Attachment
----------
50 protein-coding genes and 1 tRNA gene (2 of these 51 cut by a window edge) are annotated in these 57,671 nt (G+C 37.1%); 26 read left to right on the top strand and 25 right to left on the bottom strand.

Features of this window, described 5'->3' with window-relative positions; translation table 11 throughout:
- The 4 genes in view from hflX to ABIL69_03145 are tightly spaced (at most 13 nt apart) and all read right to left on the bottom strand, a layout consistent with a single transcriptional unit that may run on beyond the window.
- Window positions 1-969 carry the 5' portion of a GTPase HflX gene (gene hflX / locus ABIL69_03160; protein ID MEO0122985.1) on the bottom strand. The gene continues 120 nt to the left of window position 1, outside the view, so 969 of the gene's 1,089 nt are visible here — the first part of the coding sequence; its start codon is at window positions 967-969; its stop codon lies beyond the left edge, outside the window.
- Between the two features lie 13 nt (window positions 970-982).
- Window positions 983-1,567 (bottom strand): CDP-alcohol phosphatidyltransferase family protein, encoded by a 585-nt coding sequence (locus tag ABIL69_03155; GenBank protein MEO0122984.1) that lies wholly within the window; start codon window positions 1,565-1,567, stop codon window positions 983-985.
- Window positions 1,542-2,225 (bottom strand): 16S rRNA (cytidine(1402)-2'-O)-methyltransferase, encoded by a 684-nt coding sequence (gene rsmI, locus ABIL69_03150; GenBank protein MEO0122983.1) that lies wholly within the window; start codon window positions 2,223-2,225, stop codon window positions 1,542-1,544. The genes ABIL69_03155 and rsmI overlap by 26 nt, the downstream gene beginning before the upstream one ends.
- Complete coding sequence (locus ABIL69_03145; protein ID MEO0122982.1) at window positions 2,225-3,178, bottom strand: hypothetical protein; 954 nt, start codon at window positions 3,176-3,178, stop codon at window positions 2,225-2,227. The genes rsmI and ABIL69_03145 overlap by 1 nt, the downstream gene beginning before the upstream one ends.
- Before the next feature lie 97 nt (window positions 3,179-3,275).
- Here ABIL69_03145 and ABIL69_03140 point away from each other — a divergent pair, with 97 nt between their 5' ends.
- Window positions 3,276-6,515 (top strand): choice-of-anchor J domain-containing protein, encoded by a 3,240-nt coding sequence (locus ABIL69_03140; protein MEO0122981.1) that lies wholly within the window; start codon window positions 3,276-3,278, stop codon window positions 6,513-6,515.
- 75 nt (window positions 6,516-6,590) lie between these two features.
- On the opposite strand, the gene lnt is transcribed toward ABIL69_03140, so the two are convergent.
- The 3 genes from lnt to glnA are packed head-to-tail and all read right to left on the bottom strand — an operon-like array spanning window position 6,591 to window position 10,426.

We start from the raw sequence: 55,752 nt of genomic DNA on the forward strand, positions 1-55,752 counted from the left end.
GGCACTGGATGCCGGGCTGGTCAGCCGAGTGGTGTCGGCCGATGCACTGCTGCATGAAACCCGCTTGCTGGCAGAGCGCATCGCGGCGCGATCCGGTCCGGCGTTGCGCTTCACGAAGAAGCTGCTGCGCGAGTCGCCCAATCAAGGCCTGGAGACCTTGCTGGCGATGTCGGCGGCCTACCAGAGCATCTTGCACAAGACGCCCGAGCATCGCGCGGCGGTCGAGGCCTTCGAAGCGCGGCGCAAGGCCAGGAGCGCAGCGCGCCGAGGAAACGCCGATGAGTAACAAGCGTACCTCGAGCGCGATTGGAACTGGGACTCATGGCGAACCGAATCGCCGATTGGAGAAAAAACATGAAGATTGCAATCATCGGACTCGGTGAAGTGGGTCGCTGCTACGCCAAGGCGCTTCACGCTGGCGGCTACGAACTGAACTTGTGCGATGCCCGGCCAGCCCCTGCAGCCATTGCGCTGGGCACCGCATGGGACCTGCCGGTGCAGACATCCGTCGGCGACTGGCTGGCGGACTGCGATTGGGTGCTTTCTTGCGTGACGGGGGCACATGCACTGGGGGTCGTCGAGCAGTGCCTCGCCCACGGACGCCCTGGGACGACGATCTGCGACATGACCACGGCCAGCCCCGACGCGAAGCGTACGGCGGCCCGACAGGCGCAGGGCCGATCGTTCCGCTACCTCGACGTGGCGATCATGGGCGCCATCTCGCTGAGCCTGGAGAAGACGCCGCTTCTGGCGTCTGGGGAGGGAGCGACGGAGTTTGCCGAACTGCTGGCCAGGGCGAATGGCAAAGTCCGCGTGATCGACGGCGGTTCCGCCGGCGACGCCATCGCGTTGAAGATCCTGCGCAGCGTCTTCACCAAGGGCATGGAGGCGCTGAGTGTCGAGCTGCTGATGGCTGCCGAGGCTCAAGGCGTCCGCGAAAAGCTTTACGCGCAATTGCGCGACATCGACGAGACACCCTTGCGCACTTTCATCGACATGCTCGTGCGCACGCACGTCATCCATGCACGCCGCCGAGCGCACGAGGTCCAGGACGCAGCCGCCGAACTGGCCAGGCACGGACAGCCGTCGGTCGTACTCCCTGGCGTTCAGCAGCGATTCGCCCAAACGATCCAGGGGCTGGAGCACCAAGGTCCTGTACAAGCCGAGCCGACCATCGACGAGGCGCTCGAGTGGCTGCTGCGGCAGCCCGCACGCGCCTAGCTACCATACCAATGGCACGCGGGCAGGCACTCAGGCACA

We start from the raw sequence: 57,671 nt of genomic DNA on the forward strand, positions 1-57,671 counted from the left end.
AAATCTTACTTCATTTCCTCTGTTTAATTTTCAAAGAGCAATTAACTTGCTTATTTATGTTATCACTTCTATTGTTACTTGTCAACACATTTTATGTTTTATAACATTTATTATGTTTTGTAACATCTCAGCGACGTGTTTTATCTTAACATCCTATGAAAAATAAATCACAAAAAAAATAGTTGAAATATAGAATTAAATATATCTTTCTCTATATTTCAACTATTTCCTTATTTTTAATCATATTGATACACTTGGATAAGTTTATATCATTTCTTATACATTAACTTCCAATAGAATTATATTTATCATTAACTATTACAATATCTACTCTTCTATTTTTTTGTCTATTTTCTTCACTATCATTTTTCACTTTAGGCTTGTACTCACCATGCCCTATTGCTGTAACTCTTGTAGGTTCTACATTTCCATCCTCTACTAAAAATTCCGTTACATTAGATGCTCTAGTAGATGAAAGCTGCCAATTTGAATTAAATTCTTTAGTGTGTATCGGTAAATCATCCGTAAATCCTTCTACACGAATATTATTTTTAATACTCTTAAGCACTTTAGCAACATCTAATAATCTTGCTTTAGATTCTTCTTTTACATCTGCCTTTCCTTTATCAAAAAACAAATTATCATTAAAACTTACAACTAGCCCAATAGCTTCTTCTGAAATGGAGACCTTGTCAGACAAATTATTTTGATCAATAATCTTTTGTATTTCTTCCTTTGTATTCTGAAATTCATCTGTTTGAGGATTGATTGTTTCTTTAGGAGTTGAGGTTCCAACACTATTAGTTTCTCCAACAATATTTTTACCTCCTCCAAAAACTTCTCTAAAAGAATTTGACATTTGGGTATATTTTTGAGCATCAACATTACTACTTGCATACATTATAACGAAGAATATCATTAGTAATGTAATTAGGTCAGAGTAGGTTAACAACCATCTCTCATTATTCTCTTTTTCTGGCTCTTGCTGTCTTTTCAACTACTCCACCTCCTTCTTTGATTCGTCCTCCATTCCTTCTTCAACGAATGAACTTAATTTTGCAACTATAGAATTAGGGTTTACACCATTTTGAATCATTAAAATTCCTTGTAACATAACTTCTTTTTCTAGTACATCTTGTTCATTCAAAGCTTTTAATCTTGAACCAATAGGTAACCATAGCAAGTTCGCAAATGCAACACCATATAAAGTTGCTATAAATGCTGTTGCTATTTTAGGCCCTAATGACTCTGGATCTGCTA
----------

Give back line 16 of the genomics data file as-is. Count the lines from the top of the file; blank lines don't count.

GGCACTGGATGCCGGGCTGGTCAGCCGAGTGGTGTCGGCCGATGCACTGCTGCATGAAACCCGCTTGCTGGCAGAGCGCATCGCGGCGCGATCCGGTCCGGCGTTGCGCTTCACGAAGAAGCTGCTGCGCGAGTCGCCCAATCAAGGCCTGGAGACCTTGCTGGCGATGTCGGCGGCCTACCAGAGCATCTTGCACAAGACGCCCGAGCATCGCGCGGCGGTCGAGGCCTTCGAAGCGCGGCGCAAGGCCAGGAGCGCAGCGCGCCGAGGAAACGCCGATGAGTAACAAGCGTACCTCGAGCGCGATTGGAACTGGGACTCATGGCGAACCGAATCGCCGATTGGAGAAAAAACATGAAGATTGCAATCATCGGACTCGGTGAAGTGGGTCGCTGCTACGCCAAGGCGCTTCACGCTGGCGGCTACGAACTGAACTTGTGCGATGCCCGGCCAGCCCCTGCAGCCATTGCGCTGGGCACCGCATGGGACCTGCCGGTGCAGACATCCGTCGGCGACTGGCTGGCGGACTGCGATTGGGTGCTTTCTTGCGTGACGGGGGCACATGCACTGGGGGTCGTCGAGCAGTGCCTCGCCCACGGACGCCCTGGGACGACGATCTGCGACATGACCACGGCCAGCCCCGACGCGAAGCGTACGGCGGCCCGACAGGCGCAGGGCCGATCGTTCCGCTACCTCGACGTGGCGATCATGGGCGCCATCTCGCTGAGCCTGGAGAAGACGCCGCTTCTGGCGTCTGGGGAGGGAGCGACGGAGTTTGCCGAACTGCTGGCCAGGGCGAATGGCAAAGTCCGCGTGATCGACGGCGGTTCCGCCGGCGACGCCATCGCGTTGAAGATCCTGCGCAGCGTCTTCACCAAGGGCATGGAGGCGCTGAGTGTCGAGCTGCTGATGGCTGCCGAGGCTCAAGGCGTCCGCGAAAAGCTTTACGCGCAATTGCGCGACATCGACGAGACACCCTTGCGCACTTTCATCGACATGCTCGTGCGCACGCACGTCATCCATGCACGCCGCCGAGCGCACGAGGTCCAGGACGCAGCCGCCGAACTGGCCAGGCACGGACAGCCGTCGGTCGTACTCCCTGGCGTTCAGCAGCGATTCGCCCAAACGATCCAGGGGCTGGAGCACCAAGGTCCTGTACAAGCCGAGCCGACCATCGACGAGGCGCTCGAGTGGCTGCTGCGGCAGCCCGCACGCGCCTAGCTACCATACCAATGGCACGCGGGCAGGCACTCAGGCACA